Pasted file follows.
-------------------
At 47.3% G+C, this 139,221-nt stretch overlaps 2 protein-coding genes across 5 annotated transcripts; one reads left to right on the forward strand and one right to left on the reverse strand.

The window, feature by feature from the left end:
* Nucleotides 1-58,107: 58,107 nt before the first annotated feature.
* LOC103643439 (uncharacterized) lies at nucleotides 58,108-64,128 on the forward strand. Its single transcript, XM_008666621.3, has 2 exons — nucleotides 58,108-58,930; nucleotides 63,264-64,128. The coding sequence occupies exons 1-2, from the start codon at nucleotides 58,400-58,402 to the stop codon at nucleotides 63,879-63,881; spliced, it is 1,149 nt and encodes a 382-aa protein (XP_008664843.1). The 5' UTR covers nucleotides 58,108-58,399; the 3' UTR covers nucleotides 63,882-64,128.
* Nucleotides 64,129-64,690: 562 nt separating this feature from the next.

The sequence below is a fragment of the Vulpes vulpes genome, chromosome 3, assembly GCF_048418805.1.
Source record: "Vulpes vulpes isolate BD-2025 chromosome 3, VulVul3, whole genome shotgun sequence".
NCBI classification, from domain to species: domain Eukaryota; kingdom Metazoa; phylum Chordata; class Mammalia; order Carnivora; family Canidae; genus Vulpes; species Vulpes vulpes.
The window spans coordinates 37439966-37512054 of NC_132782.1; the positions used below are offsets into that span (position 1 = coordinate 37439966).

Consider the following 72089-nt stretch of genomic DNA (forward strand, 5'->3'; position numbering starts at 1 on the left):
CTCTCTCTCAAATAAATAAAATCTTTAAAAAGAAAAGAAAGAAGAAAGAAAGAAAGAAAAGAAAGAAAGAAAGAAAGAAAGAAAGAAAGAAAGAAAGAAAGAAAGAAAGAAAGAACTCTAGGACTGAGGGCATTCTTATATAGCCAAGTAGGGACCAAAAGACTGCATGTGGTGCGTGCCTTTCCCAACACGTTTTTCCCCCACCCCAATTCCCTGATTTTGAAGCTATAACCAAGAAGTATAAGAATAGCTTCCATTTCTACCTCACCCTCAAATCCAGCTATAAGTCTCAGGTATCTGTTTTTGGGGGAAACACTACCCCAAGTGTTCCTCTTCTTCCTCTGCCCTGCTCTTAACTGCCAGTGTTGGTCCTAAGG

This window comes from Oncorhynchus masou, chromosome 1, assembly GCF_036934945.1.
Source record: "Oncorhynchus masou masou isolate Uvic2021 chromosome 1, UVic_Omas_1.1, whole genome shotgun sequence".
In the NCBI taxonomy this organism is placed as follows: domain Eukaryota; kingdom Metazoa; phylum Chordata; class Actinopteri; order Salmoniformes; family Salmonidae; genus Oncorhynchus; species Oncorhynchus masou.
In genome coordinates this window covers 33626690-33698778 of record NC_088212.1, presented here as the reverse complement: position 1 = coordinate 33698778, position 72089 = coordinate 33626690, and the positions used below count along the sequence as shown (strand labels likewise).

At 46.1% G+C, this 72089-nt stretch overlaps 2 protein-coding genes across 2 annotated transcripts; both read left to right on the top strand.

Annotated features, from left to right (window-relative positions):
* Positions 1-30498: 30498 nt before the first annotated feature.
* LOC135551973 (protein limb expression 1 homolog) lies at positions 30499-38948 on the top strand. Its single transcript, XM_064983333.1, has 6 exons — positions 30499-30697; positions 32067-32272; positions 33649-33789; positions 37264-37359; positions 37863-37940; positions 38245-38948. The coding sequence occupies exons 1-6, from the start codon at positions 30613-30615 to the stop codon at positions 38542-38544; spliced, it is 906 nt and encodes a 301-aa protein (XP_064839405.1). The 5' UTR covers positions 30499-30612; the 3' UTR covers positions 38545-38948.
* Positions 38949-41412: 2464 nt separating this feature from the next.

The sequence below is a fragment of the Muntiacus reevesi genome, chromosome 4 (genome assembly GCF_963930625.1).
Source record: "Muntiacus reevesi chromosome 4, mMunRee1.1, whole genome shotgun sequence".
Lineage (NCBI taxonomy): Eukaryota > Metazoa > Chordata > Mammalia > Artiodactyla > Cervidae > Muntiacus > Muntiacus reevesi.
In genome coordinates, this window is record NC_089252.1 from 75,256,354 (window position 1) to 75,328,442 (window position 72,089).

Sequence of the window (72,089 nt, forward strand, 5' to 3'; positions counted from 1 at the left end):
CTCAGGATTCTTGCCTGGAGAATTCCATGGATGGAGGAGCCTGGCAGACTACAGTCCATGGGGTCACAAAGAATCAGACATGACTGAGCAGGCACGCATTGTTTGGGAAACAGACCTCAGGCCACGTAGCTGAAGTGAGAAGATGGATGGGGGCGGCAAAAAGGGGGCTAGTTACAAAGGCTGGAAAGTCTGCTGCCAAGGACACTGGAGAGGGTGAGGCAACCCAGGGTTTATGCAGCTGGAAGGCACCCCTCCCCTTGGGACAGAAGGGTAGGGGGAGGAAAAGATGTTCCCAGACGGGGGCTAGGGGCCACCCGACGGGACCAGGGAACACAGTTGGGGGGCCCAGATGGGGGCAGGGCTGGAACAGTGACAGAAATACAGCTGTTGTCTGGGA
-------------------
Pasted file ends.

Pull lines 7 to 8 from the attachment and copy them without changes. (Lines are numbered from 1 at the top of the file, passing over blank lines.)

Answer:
Source record: "Vulpes vulpes isolate BD-2025 chromosome 3, VulVul3, whole genome shotgun sequence".
NCBI classification, from domain to species: domain Eukaryota; kingdom Metazoa; phylum Chordata; class Mammalia; order Carnivora; family Canidae; genus Vulpes; species Vulpes vulpes.